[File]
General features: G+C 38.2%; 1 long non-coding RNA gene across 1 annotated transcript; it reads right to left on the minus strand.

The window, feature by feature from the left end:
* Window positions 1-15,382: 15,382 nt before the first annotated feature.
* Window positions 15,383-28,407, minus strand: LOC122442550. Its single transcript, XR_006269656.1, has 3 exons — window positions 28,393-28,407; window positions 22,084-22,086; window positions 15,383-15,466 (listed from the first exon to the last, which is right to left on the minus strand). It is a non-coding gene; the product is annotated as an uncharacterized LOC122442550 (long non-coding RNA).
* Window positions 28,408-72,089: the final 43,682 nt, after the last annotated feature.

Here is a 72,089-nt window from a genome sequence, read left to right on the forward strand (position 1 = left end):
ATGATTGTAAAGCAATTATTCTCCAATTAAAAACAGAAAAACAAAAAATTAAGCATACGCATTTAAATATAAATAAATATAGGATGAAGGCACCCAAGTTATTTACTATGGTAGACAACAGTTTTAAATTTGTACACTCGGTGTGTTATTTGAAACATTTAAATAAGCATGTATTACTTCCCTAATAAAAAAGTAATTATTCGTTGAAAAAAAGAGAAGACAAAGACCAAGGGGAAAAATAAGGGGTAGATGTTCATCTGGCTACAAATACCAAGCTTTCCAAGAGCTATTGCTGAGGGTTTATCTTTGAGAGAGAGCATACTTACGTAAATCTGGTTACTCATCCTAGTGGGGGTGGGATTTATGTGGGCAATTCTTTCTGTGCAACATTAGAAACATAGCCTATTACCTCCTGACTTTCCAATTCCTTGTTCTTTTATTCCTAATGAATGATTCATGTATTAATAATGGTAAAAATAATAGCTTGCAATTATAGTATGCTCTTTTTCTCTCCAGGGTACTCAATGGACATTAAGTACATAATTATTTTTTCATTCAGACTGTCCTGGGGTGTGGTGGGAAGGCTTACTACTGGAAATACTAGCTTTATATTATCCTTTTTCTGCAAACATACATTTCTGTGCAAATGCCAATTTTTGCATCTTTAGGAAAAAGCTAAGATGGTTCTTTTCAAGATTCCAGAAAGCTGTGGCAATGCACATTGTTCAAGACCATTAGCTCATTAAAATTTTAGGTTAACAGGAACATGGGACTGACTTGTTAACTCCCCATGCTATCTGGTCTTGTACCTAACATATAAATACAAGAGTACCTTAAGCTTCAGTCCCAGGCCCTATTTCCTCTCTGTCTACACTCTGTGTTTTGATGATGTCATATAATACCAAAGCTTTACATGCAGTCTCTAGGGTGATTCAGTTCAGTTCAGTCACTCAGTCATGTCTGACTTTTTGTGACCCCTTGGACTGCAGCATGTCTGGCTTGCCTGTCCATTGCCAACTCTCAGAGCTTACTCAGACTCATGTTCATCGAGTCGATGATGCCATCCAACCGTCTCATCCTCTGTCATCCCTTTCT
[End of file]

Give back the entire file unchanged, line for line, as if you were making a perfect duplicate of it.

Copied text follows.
General features: G+C 38.2%; 1 long non-coding RNA gene across 1 annotated transcript; it reads right to left on the minus strand.

The window, feature by feature from the left end:
* Window positions 1-15,382: 15,382 nt before the first annotated feature.
* Window positions 15,383-28,407, minus strand: LOC122442550. Its single transcript, XR_006269656.1, has 3 exons — window positions 28,393-28,407; window positions 22,084-22,086; window positions 15,383-15,466 (listed from the first exon to the last, which is right to left on the minus strand). It is a non-coding gene; the product is annotated as an uncharacterized LOC122442550 (long non-coding RNA).
* Window positions 28,408-72,089: the final 43,682 nt, after the last annotated feature.

Here is a 72,089-nt window from a genome sequence, read left to right on the forward strand (position 1 = left end):
ATGATTGTAAAGCAATTATTCTCCAATTAAAAACAGAAAAACAAAAAATTAAGCATACGCATTTAAATATAAATAAATATAGGATGAAGGCACCCAAGTTATTTACTATGGTAGACAACAGTTTTAAATTTGTACACTCGGTGTGTTATTTGAAACATTTAAATAAGCATGTATTACTTCCCTAATAAAAAAGTAATTATTCGTTGAAAAAAAGAGAAGACAAAGACCAAGGGGAAAAATAAGGGGTAGATGTTCATCTGGCTACAAATACCAAGCTTTCCAAGAGCTATTGCTGAGGGTTTATCTTTGAGAGAGAGCATACTTACGTAAATCTGGTTACTCATCCTAGTGGGGGTGGGATTTATGTGGGCAATTCTTTCTGTGCAACATTAGAAACATAGCCTATTACCTCCTGACTTTCCAATTCCTTGTTCTTTTATTCCTAATGAATGATTCATGTATTAATAATGGTAAAAATAATAGCTTGCAATTATAGTATGCTCTTTTTCTCTCCAGGGTACTCAATGGACATTAAGTACATAATTATTTTTTCATTCAGACTGTCCTGGGGTGTGGTGGGAAGGCTTACTACTGGAAATACTAGCTTTATATTATCCTTTTTCTGCAAACATACATTTCTGTGCAAATGCCAATTTTTGCATCTTTAGGAAAAAGCTAAGATGGTTCTTTTCAAGATTCCAGAAAGCTGTGGCAATGCACATTGTTCAAGACCATTAGCTCATTAAAATTTTAGGTTAACAGGAACATGGGACTGACTTGTTAACTCCCCATGCTATCTGGTCTTGTACCTAACATATAAATACAAGAGTACCTTAAGCTTCAGTCCCAGGCCCTATTTCCTCTCTGTCTACACTCTGTGTTTTGATGATGTCATATAATACCAAAGCTTTACATGCAGTCTCTAGGGTGATTCAGTTCAGTTCAGTCACTCAGTCATGTCTGACTTTTTGTGACCCCTTGGACTGCAGCATGTCTGGCTTGCCTGTCCATTGCCAACTCTCAGAGCTTACTCAGACTCATGTTCATCGAGTCGATGATGCCATCCAACCGTCTCATCCTCTGTCATCCCTTTCT